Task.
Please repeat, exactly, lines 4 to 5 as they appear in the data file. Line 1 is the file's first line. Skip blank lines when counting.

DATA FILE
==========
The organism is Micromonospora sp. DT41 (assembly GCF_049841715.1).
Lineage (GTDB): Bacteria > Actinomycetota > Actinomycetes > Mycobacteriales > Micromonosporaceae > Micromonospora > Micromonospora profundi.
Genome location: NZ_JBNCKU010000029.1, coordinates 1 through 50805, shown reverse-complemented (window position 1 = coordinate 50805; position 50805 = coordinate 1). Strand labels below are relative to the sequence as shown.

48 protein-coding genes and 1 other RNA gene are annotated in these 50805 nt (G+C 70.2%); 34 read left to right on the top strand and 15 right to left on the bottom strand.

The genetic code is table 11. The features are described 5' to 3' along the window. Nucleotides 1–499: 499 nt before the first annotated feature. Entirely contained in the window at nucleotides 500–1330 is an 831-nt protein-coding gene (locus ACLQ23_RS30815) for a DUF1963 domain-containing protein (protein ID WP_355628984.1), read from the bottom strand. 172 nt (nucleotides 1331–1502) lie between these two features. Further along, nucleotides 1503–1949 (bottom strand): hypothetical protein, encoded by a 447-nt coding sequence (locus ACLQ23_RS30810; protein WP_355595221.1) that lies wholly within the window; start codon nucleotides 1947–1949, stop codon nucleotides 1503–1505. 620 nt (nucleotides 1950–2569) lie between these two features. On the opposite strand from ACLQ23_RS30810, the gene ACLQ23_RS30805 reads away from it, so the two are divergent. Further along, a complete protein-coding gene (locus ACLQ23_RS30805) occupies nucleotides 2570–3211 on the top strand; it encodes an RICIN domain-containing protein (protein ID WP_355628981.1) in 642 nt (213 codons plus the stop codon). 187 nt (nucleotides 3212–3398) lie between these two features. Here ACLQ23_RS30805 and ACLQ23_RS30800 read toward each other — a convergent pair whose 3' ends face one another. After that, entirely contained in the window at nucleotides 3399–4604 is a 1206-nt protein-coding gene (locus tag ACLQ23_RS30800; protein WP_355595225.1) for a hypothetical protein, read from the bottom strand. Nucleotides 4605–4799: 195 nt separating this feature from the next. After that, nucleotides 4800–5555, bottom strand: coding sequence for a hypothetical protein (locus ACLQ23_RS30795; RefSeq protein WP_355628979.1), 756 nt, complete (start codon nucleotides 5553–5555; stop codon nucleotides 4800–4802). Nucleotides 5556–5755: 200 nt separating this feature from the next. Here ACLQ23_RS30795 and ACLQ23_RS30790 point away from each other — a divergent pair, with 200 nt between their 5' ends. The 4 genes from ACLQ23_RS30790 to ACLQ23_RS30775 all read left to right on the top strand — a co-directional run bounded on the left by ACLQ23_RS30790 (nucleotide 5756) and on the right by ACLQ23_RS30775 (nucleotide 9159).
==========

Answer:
48 protein-coding genes and 1 other RNA gene are annotated in these 50805 nt (G+C 70.2%); 34 read left to right on the top strand and 15 right to left on the bottom strand.

The genetic code is table 11. The features are described 5' to 3' along the window. Nucleotides 1–499: 499 nt before the first annotated feature. Entirely contained in the window at nucleotides 500–1330 is an 831-nt protein-coding gene (locus ACLQ23_RS30815) for a DUF1963 domain-containing protein (protein ID WP_355628984.1), read from the bottom strand. 172 nt (nucleotides 1331–1502) lie between these two features. Further along, nucleotides 1503–1949 (bottom strand): hypothetical protein, encoded by a 447-nt coding sequence (locus ACLQ23_RS30810; protein WP_355595221.1) that lies wholly within the window; start codon nucleotides 1947–1949, stop codon nucleotides 1503–1505. 620 nt (nucleotides 1950–2569) lie between these two features. On the opposite strand from ACLQ23_RS30810, the gene ACLQ23_RS30805 reads away from it, so the two are divergent. Further along, a complete protein-coding gene (locus ACLQ23_RS30805) occupies nucleotides 2570–3211 on the top strand; it encodes an RICIN domain-containing protein (protein ID WP_355628981.1) in 642 nt (213 codons plus the stop codon). 187 nt (nucleotides 3212–3398) lie between these two features. Here ACLQ23_RS30805 and ACLQ23_RS30800 read toward each other — a convergent pair whose 3' ends face one another. After that, entirely contained in the window at nucleotides 3399–4604 is a 1206-nt protein-coding gene (locus tag ACLQ23_RS30800; protein WP_355595225.1) for a hypothetical protein, read from the bottom strand. Nucleotides 4605–4799: 195 nt separating this feature from the next. After that, nucleotides 4800–5555, bottom strand: coding sequence for a hypothetical protein (locus ACLQ23_RS30795; RefSeq protein WP_355628979.1), 756 nt, complete (start codon nucleotides 5553–5555; stop codon nucleotides 4800–4802). Nucleotides 5556–5755: 200 nt separating this feature from the next. Here ACLQ23_RS30795 and ACLQ23_RS30790 point away from each other — a divergent pair, with 200 nt between their 5' ends. The 4 genes from ACLQ23_RS30790 to ACLQ23_RS30775 all read left to right on the top strand — a co-directional run bounded on the left by ACLQ23_RS30790 (nucleotide 5756) and on the right by ACLQ23_RS30775 (nucleotide 9159).